Senior Profiles: Those Guys

In the past, we've done a "Senior Profile" on each senior on their special night. But this year, there are just two and, know damn well who they are.

We've all been very lucky to watch these two over the last four years. We've seen them perform earlier than expected as the "Baby Boilers" (much to the chagrin of guys like Terry Hutchens). We've seen them give teams a run for their money in the tourney, including final four and championship teams.

We saw them improve year after year. These guys took a program that was in the basement (16 wins over two seasons) and immediately helped it become a winner. Goals were set. Goals were met.

In front of a less than packed Mack

Get back to the tourney. Check.

Win the Big Ten. Check.

Win the Big Ten Tournament. Check.

 And then last year was hopefully to be the potential coronation. These guys as juniors, along with running mate Rob Hummel, put together with veterans like Keaton Grant and Chris Kramer...and a Final Four slated for Indianapolis. It all fit...perhaps a little too well. We know what happened next. And then what happened again in October.

Rather than fold from the stomach punches they had received, these two seniors -- who had come back for one more run together -- decided that it was still their time.

Hoping this cowboy finds a
way back to Houston

The first tourney for these guys ended with a second round loss to the Elite Eight-bound Xavier Musketeers.

In year two, they lost in the Round of 16 to Final Four team UConn.

And then last year, despite being considered the smartest bet to lose to a double-digit seed in the first round, the Boilers clawed their way to another Sweet 16, where they did their best to hang with Duke -- the eventual National Champion -- and even were within a point at halftime. However, the shots weren't falling, the team was still finding itself without Rob, Chris Kramer had one of his worst overall games as a Boilermaker (unfortunately, in his final appearance) and, quite frankly, the Dookies were too good.

The JJ and Smooge combo is 5-3 in the NCAA Tournament. They are 105-30 in their nearly four seasons, which is a .778 winning percentage. Take a look around for four-year players who have amassed that kind of record -- the list will be very short.

One of the sickest dunks I've seen in person.

One of the greatest things for us in watching these guys is the fact that we've gotten to watch them grow up before our very eyes and actually improve considerably from year to year. This doesn't always happen, especially these days. Often guys don't stay in school long enough or they just don't do the things necessary to get better. Take a guy like Demetrius McCamey at Illinois. Tremendously talented, but seemingly unable to focus for long periods, apparently not interested in listening to coaches, kind of just wants to do whatever he feels like doing. Has he improved? Not much.

Or to take it across sports, look at a guy like Curtis Painter at Purdue. When he came in, we could all see the raw talent. And when he left, he had some impressive numbers. But did he ever develop? Did he ever get better at any part of his game? No, not really.

With JJ and E'Twaun, you can see the development. They improved their defense every year, to where JJ now leads the Big Ten in blocked shots and you can count on Smooge for a few steals every game.  

JaJuan now takes over when his team needs him most, rather than waiting for the game to come to him. E'Twaun does the same thing and when he's not taking over, he's quietly amassing the points needed to put the team over the hump.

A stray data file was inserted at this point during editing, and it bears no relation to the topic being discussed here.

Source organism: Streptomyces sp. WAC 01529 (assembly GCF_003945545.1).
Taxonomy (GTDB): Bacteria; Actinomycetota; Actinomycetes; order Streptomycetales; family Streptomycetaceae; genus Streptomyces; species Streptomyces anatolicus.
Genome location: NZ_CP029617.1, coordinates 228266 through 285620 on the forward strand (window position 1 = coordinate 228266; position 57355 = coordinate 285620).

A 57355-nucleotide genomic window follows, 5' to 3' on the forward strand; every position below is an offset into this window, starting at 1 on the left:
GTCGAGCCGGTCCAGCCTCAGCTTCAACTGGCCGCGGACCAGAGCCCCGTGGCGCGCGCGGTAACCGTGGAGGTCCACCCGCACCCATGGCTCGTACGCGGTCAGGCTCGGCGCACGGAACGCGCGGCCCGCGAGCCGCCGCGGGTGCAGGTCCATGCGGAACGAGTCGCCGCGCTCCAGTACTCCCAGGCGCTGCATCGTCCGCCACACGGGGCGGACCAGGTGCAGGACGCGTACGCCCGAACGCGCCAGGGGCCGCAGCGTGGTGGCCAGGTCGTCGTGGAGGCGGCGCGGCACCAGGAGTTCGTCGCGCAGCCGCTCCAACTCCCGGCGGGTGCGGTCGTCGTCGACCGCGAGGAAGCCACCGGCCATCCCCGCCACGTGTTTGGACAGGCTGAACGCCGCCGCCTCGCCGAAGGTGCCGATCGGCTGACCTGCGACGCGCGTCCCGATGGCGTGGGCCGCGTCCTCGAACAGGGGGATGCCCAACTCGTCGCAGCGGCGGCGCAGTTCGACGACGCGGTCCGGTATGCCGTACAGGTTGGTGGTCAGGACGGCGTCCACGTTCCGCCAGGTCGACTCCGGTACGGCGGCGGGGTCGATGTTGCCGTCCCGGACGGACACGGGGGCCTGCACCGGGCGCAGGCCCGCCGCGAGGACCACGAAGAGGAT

Smooge has also demonstrated that he can still be the "red button" and carry this team on his back, as he did against perhaps the best team in the country nine days ago.

These two have also helped to make their teammates better. It's been amazing to see how many open looks Ryne, Kelsey and LewJack are able to find -- partly because they're good, but partly also because opposing teams are most concerned (as they should be) with where JJ and E'Twaun are.

College basketball allows for nights like tonight, where the seniors are paid tribute as they should be. In pro sports, you don't always know when a guy will be playing his last game at home, what with playoffs and things like that. But in college ball, we have a night like tonight, where before the tournament begins and before you really, really can't lose, you have a night to focus on the guys who have made your team what they are.

And make no mistake -- these guys are perhaps the biggest reasons (along with their coach) that this program is back on the map in such a major way. Gene Keady, as beloved as he is, left the program in a pretty sorry state. This senior class has played ball at a .778 clip and put Purdue back to not just respectable, but elite-level good.

Often we complain about a lack of respect that Purdue gets, and more than anything it's because we know just how good these guys are, both as players and as men. We know how much they've done for their school. We know what kind of a situation they came into, yet as teenagers were able to see the potential and believe it could happen -- and that they could be the guys to make it happen.

And here we are. The cusp of an undefeated home season (which would make them 62-6 all time at Mackey, if my quick check is accurate) for two of our favorite Boilermakers of all time. No matter what happens, they'll go down among the Purdue legends, simply for what they did for the program. If they can add a Final Four banner or more to the list, well, I'd suggest a parade in their honor.

In all seriousness, it's a happy day and a bit of a sad one. There will be some moist eyes in the house tonight. If you'll be there, please let them know how much we all love 'em. It's your night, boys.


Thanks, fellas.

On Senior Night, JJ and E'Twaun Do What They Do: Win 75-67

Playing The What-If Game